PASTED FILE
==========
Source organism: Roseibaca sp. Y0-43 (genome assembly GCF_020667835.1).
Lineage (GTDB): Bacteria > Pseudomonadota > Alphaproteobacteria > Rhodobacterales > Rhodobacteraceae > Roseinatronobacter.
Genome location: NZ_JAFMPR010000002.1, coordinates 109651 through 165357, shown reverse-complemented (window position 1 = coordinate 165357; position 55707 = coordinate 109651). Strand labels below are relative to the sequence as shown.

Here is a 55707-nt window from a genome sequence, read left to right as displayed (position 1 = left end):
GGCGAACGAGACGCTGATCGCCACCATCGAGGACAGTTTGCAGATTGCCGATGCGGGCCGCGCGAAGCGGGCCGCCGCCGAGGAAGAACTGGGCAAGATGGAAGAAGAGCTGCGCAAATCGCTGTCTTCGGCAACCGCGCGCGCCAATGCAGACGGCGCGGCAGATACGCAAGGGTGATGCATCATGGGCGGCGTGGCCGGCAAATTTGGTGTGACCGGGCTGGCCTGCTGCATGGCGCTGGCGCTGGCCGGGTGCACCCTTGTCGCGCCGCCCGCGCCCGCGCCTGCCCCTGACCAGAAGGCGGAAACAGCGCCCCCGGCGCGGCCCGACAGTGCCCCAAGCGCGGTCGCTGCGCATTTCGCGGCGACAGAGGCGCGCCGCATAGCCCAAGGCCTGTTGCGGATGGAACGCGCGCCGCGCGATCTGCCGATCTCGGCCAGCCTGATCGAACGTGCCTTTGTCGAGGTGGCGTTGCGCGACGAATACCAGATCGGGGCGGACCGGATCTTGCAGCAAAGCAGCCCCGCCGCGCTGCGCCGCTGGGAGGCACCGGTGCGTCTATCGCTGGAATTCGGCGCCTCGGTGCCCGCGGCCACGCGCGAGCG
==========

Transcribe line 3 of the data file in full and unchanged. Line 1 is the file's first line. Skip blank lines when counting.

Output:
Genome location: NZ_JAFMPR010000002.1, coordinates 109651 through 165357, shown reverse-complemented (window position 1 = coordinate 165357; position 55707 = coordinate 109651). Strand labels below are relative to the sequence as shown.